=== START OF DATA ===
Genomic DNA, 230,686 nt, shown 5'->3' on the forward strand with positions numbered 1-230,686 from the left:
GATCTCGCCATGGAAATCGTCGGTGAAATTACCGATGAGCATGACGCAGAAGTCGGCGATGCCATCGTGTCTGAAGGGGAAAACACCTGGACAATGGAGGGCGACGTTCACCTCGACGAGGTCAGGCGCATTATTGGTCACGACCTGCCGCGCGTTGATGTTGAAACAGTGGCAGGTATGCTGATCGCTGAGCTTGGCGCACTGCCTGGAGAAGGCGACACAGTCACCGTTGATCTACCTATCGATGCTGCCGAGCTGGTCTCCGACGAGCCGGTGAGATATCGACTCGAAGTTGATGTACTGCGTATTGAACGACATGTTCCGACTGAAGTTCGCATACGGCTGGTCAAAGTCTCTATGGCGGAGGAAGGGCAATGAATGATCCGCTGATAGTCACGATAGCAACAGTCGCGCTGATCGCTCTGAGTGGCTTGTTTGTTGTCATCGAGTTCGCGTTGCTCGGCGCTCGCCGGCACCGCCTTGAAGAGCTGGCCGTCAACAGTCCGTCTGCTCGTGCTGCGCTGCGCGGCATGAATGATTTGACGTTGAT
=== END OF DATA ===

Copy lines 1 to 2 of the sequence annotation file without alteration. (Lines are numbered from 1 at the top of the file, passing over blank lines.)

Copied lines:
Genomic DNA, 230,686 nt, shown 5'->3' on the forward strand with positions numbered 1-230,686 from the left:
GATCTCGCCATGGAAATCGTCGGTGAAATTACCGATGAGCATGACGCAGAAGTCGGCGATGCCATCGTGTCTGAAGGGGAAAACACCTGGACAATGGAGGGCGACGTTCACCTCGACGAGGTCAGGCGCATTATTGGTCACGACCTGCCGCGCGTTGATGTTGAAACAGTGGCAGGTATGCTGATCGCTGAGCTTGGCGCACTGCCTGGAGAAGGCGACACAGTCACCGTTGATCTACCTATCGATGCTGCCGAGCTGGTCTCCGACGAGCCGGTGAGATATCGACTCGAAGTTGATGTACTGCGTATTGAACGACATGTTCCGACTGAAGTTCGCATACGGCTGGTCAAAGTCTCTATGGCGGAGGAAGGGCAATGAATGATCCGCTGATAGTCACGATAGCAACAGTCGCGCTGATCGCTCTGAGTGGCTTGTTTGTTGTCATCGAGTTCGCGTTGCTCGGCGCTCGCCGGCACCGCCTTGAAGAGCTGGCCGTCAACAGTCCGTCTGCTCGTGCTGCGCTGCGCGGCATGAATGATTTGACGTTGAT